We hear unfamiliar sounds from across the street. The sounds of kids laughing and yelling out loud while kicking a ball around and running after it. It was the sound of kids playing futbol, which of course is a national past time in Panama. Yes, kids here even teenagers play outside. Whether it's hot, pouring down rain, cloudy or somewhere in between kids spend time outdoors. One day while drivimg into our little neighborhood this same group of teenagers that's outside now had cement bricks in the road that they were using as bases. And later at night perhaps after their parents are not watching a group of teens rides their bikes over to the side of our house. There is a hill there that they run up in an attempt to grab onto a tree. When they see us walking outside some even say "hello" so I suppose they have learned English in school.
What's wrong with these kids here? Don't they know they're supposed to be watching tv, playing video games, texting their friends or facebooking on the computer? They should be scarfing down buckets of popcorn, chips and pizza while plopped on the couch with mama yelling at them?
Since I'm on the subject of sports, something I know absolutely NOTHING about there is a big event going on right now Panama City. For all you baseball fans out there Panama City is hosting the 2011 IBAF World Cup Baseball Championship for the next few weeks. Apparently there are sixteen teams scheduled to play from sixteen countries. Over fifty games of this World Cup will be televised and available for web streaming all over the world. Baseball fans all over the world will look at Panama in the next two weeks. The games will be held in Panama City as well as other towns like Cocle, Agua Dulce, Santiago de Veraguas and Chitre Herrera Province. Even this ditzy blonde who's clueless when it comes to sports was impressed by this. The fact that world famous baseball players in cute uniforms, with bulging biceps and tight ends will be this close to home. Maybe my next blog will be from inside the locker room?
Sort of on the same topic.....last week in school Suzanne our instructor from Argentina was telling us about herself in Spanish. She went to college in the US many years ago and the one thing that she remembers most about Americans is that we eat all the time. Clyde, our classmate Kaitlyn and I all being from the US could certainly NOT disagree with that statement. She went on to say that every time they saw an American they had something to eat or drink in their hand. Suzanne said it became so much of a joke between her and her non US friends that every hour they'd look at their watch and say "an hour has gone by so I guess it's time to eat again." Clyde and I told her about our weight loss journeys and the subject continued on a bit more about food.
In Argentina Suzanne said they eat three meals plus tea and a snack late in the afternoon. This is because they eat dinner very late there so the snack holds them over. In Panama people here seem to eat three meals a day. A typical Panamanian restaurant meal consists of white rice, beans, plantain chips called "pantacones" and some type of meat usually fried. Meals here are MUCH smaller than those served in US restaurants. Desserts are scarce and when served have little or no sugar in them. Even in bakeries the items may look sweet but the one's we've tried barely had any sweetness to them. Maybe that's because us Americans are SO used to foods being way too sweet that we can't even taste just a little sweet anymore. Restaurants meals here cost about $2 to $5 for a meal big enough for Clyde and I to share. A fancier meal goes for maybe $8 to $12 and has lots of food. But strange as it is the iced tea here IS bottled, sweet, Lipton tea full of sugar. Maybe they prefer to drink their sugar instead of eating it?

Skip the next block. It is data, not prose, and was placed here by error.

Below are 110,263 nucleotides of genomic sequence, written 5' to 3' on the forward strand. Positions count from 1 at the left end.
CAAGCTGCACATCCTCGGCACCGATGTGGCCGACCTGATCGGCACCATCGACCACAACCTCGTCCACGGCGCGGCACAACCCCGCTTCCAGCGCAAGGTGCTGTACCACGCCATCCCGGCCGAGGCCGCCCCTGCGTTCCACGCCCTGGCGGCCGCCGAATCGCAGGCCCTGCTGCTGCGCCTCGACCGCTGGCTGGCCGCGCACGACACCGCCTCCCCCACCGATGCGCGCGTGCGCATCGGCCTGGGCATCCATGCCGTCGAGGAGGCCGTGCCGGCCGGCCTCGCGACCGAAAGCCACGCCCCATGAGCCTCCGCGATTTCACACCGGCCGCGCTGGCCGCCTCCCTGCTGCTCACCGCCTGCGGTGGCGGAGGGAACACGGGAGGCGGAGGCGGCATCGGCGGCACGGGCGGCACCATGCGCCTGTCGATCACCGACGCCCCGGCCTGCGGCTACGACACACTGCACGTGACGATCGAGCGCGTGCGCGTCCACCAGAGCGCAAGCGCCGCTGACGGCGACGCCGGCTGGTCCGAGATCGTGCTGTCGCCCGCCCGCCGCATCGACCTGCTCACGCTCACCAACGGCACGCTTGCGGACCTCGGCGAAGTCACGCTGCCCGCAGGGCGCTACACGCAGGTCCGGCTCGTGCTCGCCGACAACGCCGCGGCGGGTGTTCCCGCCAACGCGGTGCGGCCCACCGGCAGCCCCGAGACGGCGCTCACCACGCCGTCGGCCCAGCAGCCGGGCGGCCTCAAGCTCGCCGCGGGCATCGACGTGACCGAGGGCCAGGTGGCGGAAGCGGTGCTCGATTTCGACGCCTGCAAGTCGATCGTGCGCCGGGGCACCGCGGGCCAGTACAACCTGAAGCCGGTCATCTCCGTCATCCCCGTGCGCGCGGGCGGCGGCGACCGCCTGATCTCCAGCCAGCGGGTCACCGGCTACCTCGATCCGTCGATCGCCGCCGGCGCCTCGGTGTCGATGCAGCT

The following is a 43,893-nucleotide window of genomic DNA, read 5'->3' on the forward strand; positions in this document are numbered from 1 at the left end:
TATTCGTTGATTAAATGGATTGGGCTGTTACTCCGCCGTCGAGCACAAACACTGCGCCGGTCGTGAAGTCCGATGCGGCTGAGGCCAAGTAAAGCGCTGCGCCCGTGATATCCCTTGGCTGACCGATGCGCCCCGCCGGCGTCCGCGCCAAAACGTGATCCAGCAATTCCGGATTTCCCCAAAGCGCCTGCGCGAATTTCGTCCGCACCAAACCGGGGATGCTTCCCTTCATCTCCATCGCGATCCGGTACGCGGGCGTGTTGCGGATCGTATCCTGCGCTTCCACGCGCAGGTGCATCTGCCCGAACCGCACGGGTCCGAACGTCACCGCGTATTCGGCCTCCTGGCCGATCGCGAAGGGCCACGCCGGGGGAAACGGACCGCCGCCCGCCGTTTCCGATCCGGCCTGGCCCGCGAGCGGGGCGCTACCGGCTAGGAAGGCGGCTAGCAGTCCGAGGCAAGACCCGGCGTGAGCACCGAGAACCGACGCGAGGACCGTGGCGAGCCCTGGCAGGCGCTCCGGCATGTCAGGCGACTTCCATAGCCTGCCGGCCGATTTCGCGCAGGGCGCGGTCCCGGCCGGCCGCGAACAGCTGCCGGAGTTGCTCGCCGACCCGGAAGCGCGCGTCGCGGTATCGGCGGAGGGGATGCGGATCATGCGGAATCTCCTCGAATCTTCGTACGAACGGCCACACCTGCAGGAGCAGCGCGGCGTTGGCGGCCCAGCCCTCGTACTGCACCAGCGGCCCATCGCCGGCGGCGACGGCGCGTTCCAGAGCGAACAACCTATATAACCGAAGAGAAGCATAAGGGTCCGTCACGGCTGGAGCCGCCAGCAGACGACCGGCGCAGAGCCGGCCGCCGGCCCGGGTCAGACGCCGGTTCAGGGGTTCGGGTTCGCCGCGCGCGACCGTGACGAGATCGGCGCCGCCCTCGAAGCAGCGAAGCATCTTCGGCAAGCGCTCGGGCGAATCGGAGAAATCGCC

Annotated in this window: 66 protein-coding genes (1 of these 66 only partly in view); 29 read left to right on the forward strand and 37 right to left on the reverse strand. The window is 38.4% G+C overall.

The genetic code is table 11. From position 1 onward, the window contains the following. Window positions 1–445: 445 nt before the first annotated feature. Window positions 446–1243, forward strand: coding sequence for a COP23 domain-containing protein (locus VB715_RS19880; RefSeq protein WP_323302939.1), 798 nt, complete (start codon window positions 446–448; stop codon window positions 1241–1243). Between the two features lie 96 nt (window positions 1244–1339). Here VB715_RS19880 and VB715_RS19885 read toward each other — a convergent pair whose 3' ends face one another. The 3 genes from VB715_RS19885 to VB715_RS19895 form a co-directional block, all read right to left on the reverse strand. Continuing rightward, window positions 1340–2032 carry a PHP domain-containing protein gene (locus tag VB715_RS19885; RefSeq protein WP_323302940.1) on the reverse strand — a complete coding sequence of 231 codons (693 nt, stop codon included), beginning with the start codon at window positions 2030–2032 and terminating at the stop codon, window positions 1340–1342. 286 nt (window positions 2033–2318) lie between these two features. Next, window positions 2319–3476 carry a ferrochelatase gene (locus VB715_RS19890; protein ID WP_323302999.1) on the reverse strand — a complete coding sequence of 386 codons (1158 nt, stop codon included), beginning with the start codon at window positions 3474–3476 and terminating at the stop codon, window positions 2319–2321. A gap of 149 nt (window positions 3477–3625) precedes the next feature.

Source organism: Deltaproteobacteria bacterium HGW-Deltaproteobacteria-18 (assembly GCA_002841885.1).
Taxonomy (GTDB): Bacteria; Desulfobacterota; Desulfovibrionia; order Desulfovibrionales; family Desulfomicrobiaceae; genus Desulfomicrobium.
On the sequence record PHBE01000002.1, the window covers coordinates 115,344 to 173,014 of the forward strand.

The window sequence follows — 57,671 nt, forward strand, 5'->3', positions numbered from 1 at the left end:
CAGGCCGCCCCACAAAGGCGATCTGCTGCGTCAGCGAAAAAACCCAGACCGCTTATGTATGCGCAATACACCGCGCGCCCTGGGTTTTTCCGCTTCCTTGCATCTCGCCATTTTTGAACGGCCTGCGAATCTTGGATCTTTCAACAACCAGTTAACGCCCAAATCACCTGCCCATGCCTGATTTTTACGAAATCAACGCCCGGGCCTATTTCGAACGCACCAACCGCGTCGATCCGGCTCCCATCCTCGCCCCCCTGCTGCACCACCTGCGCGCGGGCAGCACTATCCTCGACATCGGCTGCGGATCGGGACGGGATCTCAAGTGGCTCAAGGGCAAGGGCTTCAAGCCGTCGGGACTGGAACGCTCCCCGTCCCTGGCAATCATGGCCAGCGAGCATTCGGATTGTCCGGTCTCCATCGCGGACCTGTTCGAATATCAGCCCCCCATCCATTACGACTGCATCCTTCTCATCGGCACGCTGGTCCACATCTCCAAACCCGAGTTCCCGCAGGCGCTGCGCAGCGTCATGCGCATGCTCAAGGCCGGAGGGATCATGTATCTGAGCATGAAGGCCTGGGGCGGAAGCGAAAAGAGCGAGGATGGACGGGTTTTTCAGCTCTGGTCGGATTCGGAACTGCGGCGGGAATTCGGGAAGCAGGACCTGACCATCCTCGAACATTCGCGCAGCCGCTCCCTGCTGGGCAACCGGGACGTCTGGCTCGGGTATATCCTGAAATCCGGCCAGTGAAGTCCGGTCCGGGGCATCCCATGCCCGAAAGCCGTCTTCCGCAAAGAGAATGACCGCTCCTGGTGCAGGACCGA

Clyde and I took it easy at home today after a morning at the gym in La Chorrera. The gym is about a 15 minute drive from the house. It's tiny, no a/c and not too clean but it does have lots of old equipment for weight lifting along with free weights. The cardio equipment is old and pitiful but perhaps that's because people here walk everywhere so they don't need indoor treadmills, bikes and elipticals. While working out a women came over to me when Clyde was not around and started chatting in Spanish. I explained that I didn't speak Spanish too good but we managed anyway. She seemed to be giving me the "up down look" like men do to women. I wasn't sure if she was hitting on me or trying to find a work out buddy. The cost of the gym is only $2 a day per person and is right across from the grocery store where we shop.
Night has fallen and the sounds of birds, bugs, geikos and other wild life fill our ears as the warm, humid air caresses our skin. Calmness surronds us as our heads overflow with thoughts of the day and memories of the weeks gone by. It's been one month today that we've planted our feet in the rich soil and dropped anchor in the waters of retirement in Panama. It seems as though we've been here forever. Perhaps because we rolled off the plane with open hearts, willing minds and a sense of adventure. Retirement here is not for everyone but for us right now, right here seems to be where we need to be. Two gringos in paradise along trails unknown just waiting to be explored....along the gringo trail.
Saturday, October 1, 2011
Yesterday was just another day in Portugal when my dear husband Clyde said he was going to run to the pharmacy for a few things. Time passed...
What tastes like cinnamon and vanilla, has the texture of a pear, is round with brown sand paper-like skin and grows on trees? Why it's...
After a long hiatus I decided to do a blog earlier this month about our first two years living in Portugal. But soon we will be moving onto...
I knew that title would get everyone's attention and make you at least open up the blog to take a peek. And yes it's true, that we ...